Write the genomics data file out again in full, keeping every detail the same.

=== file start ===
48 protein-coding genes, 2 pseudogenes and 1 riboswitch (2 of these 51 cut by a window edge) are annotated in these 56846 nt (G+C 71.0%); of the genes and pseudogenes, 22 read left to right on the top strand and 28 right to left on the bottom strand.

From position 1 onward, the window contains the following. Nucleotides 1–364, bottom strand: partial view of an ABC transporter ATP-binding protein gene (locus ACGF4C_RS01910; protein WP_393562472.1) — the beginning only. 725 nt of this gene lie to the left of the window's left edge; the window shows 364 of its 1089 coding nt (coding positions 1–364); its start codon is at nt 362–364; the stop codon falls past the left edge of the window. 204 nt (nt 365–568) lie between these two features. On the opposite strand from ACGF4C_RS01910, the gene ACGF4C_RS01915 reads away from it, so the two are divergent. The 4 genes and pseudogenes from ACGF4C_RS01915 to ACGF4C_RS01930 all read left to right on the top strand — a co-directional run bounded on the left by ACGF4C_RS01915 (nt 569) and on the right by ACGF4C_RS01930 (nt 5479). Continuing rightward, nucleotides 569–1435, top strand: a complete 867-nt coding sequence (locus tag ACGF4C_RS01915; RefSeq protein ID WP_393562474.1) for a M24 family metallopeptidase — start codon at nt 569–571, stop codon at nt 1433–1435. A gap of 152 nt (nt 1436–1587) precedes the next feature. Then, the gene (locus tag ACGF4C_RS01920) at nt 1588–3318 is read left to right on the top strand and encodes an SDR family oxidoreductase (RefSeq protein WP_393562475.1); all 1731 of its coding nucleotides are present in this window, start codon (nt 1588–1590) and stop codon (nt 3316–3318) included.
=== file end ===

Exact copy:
48 protein-coding genes, 2 pseudogenes and 1 riboswitch (2 of these 51 cut by a window edge) are annotated in these 56846 nt (G+C 71.0%); of the genes and pseudogenes, 22 read left to right on the top strand and 28 right to left on the bottom strand.

From position 1 onward, the window contains the following. Nucleotides 1–364, bottom strand: partial view of an ABC transporter ATP-binding protein gene (locus ACGF4C_RS01910; protein WP_393562472.1) — the beginning only. 725 nt of this gene lie to the left of the window's left edge; the window shows 364 of its 1089 coding nt (coding positions 1–364); its start codon is at nt 362–364; the stop codon falls past the left edge of the window. 204 nt (nt 365–568) lie between these two features. On the opposite strand from ACGF4C_RS01910, the gene ACGF4C_RS01915 reads away from it, so the two are divergent. The 4 genes and pseudogenes from ACGF4C_RS01915 to ACGF4C_RS01930 all read left to right on the top strand — a co-directional run bounded on the left by ACGF4C_RS01915 (nt 569) and on the right by ACGF4C_RS01930 (nt 5479). Continuing rightward, nucleotides 569–1435, top strand: a complete 867-nt coding sequence (locus tag ACGF4C_RS01915; RefSeq protein ID WP_393562474.1) for a M24 family metallopeptidase — start codon at nt 569–571, stop codon at nt 1433–1435. A gap of 152 nt (nt 1436–1587) precedes the next feature. Then, the gene (locus tag ACGF4C_RS01920) at nt 1588–3318 is read left to right on the top strand and encodes an SDR family oxidoreductase (RefSeq protein WP_393562475.1); all 1731 of its coding nucleotides are present in this window, start codon (nt 1588–1590) and stop codon (nt 3316–3318) included.